Constitutionalizing Leviathan: A Critique of Buchanan’s Conception of Lawmaking

Homo Oeconomicus. Journal of Behavioral and Institutional Economics, Forthcoming

Posted: 1 Oct 2019

See all articles by Daniele Bertolini

Daniele Bertolini

Ryerson University - Law and Business

Date Written: September 19, 2019

Abstract

This article examines James Buchanan’s conception of lawmaking, with specific respect to the institutional features he proposes in order to promote individual liberty. Buchanan’s constitutional framework is based on his perception of the nature of lawmaking and the sources of law. This paper argues that Buchanan’s often implied assumptions concerning the lawmaking process severely limits the theoretical strength of his constitutional framework and ultimately undermines the effectiveness of the institutional promoters of liberty he proposes. More specifically, Buchanan’s rigid legal positivism, combined with his peculiar form of political contractarianism, stifles his view of the sources of law; therefore, he is unable to provide a satisfactory normative account of the complex relationship between the lawmaking process and individual liberty within the constitutional order.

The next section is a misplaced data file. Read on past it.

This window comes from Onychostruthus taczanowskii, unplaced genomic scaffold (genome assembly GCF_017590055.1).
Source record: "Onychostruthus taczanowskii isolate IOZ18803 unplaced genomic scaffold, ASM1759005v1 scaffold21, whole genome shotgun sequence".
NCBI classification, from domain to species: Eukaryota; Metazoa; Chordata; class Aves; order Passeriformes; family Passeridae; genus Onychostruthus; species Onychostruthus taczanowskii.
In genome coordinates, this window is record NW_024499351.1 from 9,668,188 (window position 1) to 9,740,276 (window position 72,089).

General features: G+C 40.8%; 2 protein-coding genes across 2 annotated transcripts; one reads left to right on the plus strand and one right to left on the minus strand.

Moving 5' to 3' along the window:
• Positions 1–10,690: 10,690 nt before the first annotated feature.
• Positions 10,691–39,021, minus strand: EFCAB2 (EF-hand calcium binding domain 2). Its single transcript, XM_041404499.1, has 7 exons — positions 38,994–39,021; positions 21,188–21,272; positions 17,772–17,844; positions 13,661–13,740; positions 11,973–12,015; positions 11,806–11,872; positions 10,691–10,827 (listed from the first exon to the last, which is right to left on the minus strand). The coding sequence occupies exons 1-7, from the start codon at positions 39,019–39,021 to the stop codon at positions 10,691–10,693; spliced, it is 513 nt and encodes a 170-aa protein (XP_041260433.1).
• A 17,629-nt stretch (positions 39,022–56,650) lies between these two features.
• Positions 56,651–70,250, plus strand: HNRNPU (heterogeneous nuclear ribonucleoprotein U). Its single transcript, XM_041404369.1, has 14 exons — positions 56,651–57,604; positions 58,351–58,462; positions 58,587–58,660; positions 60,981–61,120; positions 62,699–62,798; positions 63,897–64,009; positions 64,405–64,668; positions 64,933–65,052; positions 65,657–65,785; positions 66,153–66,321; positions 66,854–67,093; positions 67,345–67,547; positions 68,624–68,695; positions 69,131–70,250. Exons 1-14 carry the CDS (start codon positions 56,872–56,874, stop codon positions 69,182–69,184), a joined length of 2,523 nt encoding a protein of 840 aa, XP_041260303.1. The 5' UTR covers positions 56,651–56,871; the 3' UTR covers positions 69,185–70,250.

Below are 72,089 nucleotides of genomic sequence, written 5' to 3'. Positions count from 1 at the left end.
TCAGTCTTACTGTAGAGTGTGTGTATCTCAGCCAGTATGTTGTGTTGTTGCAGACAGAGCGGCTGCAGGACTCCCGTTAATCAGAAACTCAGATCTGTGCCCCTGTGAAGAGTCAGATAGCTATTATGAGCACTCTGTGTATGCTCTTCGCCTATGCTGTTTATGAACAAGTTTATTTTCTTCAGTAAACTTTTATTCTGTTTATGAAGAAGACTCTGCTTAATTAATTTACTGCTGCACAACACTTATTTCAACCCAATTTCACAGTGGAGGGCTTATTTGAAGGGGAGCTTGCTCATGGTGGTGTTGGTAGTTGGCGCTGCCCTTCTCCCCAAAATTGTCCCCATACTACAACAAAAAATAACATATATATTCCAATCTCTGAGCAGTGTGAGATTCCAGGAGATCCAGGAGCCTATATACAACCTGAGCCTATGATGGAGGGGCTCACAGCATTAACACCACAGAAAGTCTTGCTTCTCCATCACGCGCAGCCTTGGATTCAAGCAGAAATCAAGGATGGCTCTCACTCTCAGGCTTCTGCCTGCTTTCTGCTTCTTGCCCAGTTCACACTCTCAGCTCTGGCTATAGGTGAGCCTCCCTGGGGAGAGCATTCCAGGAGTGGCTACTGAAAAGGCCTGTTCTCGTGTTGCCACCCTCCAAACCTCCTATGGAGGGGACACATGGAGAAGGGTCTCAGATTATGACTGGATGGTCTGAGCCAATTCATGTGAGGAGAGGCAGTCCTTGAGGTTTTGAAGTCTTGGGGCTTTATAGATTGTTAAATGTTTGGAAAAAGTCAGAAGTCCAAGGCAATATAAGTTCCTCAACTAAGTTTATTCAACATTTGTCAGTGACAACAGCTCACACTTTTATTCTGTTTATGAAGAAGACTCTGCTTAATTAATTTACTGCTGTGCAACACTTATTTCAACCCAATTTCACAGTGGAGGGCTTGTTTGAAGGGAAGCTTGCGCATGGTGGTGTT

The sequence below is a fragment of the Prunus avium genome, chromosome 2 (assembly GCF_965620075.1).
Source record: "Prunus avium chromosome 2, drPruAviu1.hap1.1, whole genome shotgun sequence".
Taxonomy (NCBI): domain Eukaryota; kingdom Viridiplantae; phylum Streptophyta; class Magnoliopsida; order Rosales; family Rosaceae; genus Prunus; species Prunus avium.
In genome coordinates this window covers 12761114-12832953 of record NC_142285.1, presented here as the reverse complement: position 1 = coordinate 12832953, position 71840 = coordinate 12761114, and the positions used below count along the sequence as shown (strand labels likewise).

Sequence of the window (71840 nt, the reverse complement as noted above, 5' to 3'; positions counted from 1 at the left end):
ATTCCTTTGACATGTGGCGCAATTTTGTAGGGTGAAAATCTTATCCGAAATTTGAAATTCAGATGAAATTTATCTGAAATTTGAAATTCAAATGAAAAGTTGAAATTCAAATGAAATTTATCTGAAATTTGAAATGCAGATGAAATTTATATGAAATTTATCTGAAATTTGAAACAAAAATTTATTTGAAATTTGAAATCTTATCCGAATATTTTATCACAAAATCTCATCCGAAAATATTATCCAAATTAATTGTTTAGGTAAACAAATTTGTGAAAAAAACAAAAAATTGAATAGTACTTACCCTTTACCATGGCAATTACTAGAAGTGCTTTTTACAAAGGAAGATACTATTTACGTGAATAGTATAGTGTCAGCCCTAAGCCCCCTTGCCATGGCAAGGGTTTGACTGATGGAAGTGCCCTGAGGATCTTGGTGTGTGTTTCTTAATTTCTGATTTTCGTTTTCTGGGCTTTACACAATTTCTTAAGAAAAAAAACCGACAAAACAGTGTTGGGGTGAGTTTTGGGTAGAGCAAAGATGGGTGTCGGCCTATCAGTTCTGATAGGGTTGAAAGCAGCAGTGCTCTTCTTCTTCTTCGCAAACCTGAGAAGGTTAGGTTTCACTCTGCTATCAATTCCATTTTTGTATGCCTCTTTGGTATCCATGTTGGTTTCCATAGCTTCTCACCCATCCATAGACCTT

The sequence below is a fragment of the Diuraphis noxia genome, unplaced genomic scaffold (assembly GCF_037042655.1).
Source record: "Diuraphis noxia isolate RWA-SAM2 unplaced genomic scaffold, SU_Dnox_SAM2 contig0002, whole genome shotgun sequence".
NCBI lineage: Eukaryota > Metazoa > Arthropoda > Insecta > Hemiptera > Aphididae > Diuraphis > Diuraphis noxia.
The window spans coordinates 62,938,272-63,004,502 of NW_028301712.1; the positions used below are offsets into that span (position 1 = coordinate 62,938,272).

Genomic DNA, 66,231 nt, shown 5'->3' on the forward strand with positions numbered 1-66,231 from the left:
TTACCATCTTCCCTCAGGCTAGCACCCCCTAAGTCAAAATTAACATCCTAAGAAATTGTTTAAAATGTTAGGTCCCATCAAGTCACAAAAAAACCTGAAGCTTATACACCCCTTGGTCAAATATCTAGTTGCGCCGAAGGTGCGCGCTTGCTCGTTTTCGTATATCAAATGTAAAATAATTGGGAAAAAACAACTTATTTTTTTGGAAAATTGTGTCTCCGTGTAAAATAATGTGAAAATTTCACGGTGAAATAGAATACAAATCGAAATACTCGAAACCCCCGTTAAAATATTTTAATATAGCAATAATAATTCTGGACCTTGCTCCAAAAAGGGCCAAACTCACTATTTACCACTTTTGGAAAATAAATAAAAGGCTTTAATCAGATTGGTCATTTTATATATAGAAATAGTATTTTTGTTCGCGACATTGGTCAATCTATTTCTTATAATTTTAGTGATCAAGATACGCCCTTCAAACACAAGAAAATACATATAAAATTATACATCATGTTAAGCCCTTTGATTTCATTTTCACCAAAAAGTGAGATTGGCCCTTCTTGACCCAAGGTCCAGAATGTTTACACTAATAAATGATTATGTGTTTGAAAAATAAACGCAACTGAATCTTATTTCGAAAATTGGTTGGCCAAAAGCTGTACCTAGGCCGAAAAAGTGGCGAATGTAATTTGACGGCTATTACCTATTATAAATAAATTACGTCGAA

Keywords: Buchanan, Exchange, Constitutional Political Economy, Generality of the Law, Lawmaking, Liberty

JEL Classification: H11, K40

Suggested Citation

Bertolini, Daniele, Constitutionalizing Leviathan: A Critique of Buchanan’s Conception of Lawmaking (September 19, 2019). Homo Oeconomicus. Journal of Behavioral and Institutional Economics, Forthcoming . Available at SSRN: https://ssrn.com/abstract=3456749

Daniele Bertolini (Contact Author)

Ryerson University - Law and Business ( email )

350 Victoria Street
Toronto, ON M5B2K3
Canada

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